As I have demonstrated in a previous commentary, Zenawi’s economic planning is based on juggled figures, massaged statistics and irrational exuberance about overrated and illusory economic development. Systematic falsification of economic data, fraudulent statistics and creative accounting in economic reports have largely gone unchallenged for years by the learned economists. The lack of systematic and sustained critique by Diaspora economists is all the more surprising and baffling given the fact that the economic swagger and wind-bagging about stratospheric economic growth and development comes from a regime not known for its economic “literacy”. The Economist Magazine in its November 7, 2006 editorial, in the context of the Starbucks coffee row, bluntly stated: “The Ethiopian government, one of the most economically illiterate in the modern world, would do well to take Starbucks’s advice.” The same observation was repeated in 2009 at a high level meeting of Western donor policy makers in Berlin where, according to a Wikileaks cablegram, a German diplomat suggested that Ethiopia’s economic woes could be traced to “Meles”. Today, to the surprise of many observers, the IMF and WB who have previously swallowed whole the regime’s preposterous economic claims are openly echoing the views of the German diplomat and the Economist Magazine.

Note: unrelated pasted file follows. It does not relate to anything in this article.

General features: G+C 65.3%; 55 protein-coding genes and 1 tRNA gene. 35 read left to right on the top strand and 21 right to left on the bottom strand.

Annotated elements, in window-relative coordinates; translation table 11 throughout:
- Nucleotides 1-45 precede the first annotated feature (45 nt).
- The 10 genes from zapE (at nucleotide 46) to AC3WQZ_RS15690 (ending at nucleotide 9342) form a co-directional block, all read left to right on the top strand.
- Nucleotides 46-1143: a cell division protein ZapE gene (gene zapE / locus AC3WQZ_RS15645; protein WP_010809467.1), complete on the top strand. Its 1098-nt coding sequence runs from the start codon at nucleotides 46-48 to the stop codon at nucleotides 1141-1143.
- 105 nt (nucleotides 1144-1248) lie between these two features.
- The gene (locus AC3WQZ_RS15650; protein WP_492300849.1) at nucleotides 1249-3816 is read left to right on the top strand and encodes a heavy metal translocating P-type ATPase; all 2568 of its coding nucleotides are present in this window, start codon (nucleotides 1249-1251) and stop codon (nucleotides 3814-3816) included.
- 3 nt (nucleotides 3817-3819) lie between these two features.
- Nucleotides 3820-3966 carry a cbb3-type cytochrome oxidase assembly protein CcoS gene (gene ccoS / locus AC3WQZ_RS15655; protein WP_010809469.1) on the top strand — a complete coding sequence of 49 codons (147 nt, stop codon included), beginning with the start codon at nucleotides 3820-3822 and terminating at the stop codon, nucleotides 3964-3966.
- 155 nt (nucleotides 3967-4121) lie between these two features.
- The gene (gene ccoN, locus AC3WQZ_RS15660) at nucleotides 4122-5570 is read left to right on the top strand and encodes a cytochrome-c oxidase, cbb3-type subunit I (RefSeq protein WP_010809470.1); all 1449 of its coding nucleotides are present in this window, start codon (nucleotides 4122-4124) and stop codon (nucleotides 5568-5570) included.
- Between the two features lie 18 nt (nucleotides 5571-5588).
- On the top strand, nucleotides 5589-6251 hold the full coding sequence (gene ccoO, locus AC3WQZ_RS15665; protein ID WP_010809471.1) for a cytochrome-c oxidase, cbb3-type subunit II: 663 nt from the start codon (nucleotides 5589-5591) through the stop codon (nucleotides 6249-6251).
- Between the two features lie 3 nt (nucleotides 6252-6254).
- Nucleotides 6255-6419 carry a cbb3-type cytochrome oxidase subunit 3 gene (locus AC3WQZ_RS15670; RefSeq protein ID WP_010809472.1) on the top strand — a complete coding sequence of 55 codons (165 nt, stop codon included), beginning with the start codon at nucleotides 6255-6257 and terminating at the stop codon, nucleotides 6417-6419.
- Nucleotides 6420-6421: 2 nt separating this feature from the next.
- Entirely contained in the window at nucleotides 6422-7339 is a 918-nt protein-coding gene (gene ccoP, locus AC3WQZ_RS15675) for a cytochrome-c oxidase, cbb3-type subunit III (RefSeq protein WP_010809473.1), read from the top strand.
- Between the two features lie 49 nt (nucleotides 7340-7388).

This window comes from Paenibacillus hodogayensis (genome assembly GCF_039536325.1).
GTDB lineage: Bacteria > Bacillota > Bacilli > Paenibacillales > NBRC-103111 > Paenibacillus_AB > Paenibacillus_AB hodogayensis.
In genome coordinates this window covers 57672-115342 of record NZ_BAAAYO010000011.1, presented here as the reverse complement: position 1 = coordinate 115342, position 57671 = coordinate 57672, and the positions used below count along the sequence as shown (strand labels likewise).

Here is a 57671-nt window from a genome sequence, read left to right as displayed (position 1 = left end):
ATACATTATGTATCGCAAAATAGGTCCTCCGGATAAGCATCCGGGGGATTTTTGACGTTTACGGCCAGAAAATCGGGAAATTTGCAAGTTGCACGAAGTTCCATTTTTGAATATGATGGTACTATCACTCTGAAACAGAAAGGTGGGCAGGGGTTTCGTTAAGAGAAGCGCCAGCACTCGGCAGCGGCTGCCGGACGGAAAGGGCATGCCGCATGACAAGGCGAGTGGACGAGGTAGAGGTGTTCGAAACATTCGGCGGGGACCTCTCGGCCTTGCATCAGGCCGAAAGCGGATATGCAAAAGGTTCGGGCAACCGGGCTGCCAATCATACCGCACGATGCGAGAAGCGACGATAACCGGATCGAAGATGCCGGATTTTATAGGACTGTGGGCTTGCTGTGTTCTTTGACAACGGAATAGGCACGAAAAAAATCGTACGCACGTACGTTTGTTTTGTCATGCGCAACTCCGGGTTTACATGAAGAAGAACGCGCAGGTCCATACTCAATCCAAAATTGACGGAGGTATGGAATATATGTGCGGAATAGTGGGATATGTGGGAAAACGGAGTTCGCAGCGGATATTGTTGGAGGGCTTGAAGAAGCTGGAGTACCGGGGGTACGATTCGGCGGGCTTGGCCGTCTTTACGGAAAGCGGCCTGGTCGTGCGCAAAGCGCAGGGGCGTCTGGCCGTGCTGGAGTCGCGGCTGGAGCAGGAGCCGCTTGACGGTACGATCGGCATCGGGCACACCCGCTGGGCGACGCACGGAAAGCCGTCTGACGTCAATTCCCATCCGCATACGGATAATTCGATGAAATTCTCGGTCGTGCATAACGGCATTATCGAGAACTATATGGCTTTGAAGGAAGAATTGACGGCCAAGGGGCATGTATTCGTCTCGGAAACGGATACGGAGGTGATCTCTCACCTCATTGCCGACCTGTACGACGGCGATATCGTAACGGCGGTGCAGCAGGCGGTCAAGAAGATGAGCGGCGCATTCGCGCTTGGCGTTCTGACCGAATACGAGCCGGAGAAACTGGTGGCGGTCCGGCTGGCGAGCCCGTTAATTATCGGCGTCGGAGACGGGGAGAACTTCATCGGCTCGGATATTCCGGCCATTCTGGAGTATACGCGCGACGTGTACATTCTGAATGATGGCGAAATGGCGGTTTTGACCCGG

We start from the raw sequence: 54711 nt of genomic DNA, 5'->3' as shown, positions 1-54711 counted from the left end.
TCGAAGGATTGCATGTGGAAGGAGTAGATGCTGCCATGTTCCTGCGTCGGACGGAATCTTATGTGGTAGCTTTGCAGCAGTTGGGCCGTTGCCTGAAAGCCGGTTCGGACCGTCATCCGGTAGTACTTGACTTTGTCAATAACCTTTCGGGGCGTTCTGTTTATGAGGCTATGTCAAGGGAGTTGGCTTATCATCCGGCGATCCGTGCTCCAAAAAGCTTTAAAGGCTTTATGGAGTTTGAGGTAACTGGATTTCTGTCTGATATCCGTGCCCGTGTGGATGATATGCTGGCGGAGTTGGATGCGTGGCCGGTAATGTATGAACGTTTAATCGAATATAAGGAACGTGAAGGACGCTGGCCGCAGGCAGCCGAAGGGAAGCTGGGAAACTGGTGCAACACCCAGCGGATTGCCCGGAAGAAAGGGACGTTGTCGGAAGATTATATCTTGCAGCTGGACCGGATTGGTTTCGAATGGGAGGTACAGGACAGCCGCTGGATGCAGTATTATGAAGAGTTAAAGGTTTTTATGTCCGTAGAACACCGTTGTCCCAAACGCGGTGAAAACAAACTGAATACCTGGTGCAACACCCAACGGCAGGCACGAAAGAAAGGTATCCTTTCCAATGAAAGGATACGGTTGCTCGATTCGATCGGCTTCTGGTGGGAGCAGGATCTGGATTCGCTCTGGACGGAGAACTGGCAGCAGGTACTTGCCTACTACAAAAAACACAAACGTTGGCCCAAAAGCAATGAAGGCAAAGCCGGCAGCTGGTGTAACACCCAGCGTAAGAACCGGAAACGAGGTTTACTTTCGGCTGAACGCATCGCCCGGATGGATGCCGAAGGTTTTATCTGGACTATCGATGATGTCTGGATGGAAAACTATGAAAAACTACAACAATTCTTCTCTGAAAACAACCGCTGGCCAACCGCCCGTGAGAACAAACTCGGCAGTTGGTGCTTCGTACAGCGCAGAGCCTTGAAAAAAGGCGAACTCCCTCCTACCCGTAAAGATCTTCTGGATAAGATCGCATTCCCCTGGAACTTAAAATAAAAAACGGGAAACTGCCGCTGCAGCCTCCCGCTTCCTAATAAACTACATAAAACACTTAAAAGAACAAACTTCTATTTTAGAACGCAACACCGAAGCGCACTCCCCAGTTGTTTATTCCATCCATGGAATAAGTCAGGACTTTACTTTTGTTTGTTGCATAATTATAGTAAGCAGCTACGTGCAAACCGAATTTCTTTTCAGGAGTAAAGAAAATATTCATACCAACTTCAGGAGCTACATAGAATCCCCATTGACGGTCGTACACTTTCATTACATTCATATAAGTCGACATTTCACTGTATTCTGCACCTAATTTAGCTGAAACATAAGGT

Deceit, chicanery, paralogy and sophistry are the hallmarks of Zenawi’s regime. For many years, that regime has managed to scam the multilateral bankers and donors by talking about “sustainability,” “double-digit growth”, “renaissance” and “accelerated development in the developmental state”. It has even sought to shame and intimidate Western banker and donors by moral hectoring of the evils of “neoliberalism”. Zenawi seems to follow the old principle that “If you tell a lie big enough and keep repeating it, people will eventually come to believe it.” In the Information Age, if you tell one big lie and embellish it with little lies every day, you will end up fooling yourself and no one else. (That obviously does not apply to Ethiopia which is hopelessly stranded and trapped in the Censorship and Disinformation Age).
The economic facts about Ethiopia are plain for all to see: The economy is in the stranglehold of organized racketeers and regime cronies. Regime-affiliated businesses and enterprises control “freight transport, construction, pharmaceutical, and cement firms receive lucrative foreign aid contracts and highly favorable terms on loans from government banks.” According to the regime’s data, by the end of the 2009 fiscal year, Ethiopia’s outstanding debt stock was pegged at a crushing USD$5.2 billion. Remittances by Diaspora Ethiopians were the mainstay of the economy, and in 2008 Ethiopians in the U.S. alone sent $1.2 billion. “Ethiopia is Africa’s largest recipient of foreign aid (at $3.3 billion in 2008 and rising).” The regime has auctioned off millions of hectares of the country’s best land for less than pennies. “For £150 a week (USD$245), you can lease more than 2,500 sq km (1,000 sq miles) of virgin, fertile land – an area the size of Dorset, England – for 50 years, plus generous tax breaks.”